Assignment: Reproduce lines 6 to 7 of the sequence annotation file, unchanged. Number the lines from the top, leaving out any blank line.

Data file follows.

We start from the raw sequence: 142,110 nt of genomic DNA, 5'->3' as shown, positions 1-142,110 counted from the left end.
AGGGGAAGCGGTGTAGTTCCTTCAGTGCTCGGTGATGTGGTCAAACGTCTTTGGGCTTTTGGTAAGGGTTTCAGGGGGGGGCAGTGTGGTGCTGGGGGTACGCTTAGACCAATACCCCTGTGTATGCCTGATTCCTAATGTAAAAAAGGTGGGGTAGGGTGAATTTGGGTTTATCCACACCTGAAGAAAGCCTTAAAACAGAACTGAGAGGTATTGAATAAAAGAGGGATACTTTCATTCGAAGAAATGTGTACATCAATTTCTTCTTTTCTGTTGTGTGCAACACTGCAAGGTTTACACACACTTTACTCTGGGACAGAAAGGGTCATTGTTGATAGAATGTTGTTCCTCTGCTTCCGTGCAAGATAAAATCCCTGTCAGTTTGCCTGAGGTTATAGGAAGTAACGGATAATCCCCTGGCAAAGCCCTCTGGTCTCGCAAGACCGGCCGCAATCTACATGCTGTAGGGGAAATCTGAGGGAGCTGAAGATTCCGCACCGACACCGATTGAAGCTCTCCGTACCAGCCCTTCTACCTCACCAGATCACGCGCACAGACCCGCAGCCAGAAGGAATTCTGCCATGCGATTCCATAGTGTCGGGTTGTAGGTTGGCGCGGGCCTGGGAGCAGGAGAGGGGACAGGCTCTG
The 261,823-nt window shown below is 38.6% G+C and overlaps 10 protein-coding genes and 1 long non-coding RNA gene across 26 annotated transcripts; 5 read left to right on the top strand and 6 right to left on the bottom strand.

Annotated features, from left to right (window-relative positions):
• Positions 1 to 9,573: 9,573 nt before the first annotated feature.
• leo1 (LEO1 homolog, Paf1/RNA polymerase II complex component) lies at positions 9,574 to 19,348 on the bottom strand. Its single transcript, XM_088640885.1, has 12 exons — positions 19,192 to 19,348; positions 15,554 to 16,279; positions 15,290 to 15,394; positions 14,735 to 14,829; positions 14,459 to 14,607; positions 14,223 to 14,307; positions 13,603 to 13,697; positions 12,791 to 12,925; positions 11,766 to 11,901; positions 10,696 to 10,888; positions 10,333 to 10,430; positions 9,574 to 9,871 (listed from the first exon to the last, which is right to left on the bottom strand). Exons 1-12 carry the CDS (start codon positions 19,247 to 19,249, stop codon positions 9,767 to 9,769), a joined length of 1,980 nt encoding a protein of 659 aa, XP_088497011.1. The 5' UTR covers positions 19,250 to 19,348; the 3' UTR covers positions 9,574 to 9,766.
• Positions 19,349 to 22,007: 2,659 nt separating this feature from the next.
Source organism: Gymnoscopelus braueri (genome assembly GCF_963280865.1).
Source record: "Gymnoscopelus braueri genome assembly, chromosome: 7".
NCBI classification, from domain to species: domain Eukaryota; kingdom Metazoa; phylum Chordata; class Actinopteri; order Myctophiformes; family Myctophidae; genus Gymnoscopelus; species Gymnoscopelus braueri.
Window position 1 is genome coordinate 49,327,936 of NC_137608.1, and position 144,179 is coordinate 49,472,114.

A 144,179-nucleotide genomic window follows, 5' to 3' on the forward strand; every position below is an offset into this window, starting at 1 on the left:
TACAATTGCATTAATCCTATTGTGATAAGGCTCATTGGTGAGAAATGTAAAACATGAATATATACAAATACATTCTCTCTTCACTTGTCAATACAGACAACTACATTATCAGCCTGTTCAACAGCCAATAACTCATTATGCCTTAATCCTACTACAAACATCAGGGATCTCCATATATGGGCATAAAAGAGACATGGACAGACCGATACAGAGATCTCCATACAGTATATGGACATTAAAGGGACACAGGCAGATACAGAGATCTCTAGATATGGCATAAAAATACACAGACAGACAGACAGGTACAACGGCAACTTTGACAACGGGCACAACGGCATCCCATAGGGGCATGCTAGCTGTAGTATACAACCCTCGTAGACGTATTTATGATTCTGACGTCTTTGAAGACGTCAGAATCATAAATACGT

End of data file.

• leo1 (LEO1 homolog, Paf1/RNA polymerase II complex component) lies at positions 9,574 to 19,348 on the bottom strand. Its single transcript, XM_088640885.1, has 12 exons — positions 19,192 to 19,348; positions 15,554 to 16,279; positions 15,290 to 15,394; positions 14,735 to 14,829; positions 14,459 to 14,607; positions 14,223 to 14,307; positions 13,603 to 13,697; positions 12,791 to 12,925; positions 11,766 to 11,901; positions 10,696 to 10,888; positions 10,333 to 10,430; positions 9,574 to 9,871 (listed from the first exon to the last, which is right to left on the bottom strand). Exons 1-12 carry the CDS (start codon positions 19,247 to 19,249, stop codon positions 9,767 to 9,769), a joined length of 1,980 nt encoding a protein of 659 aa, XP_088497011.1. The 5' UTR covers positions 19,250 to 19,348; the 3' UTR covers positions 9,574 to 9,766.
• Positions 19,349 to 22,007: 2,659 nt separating this feature from the next.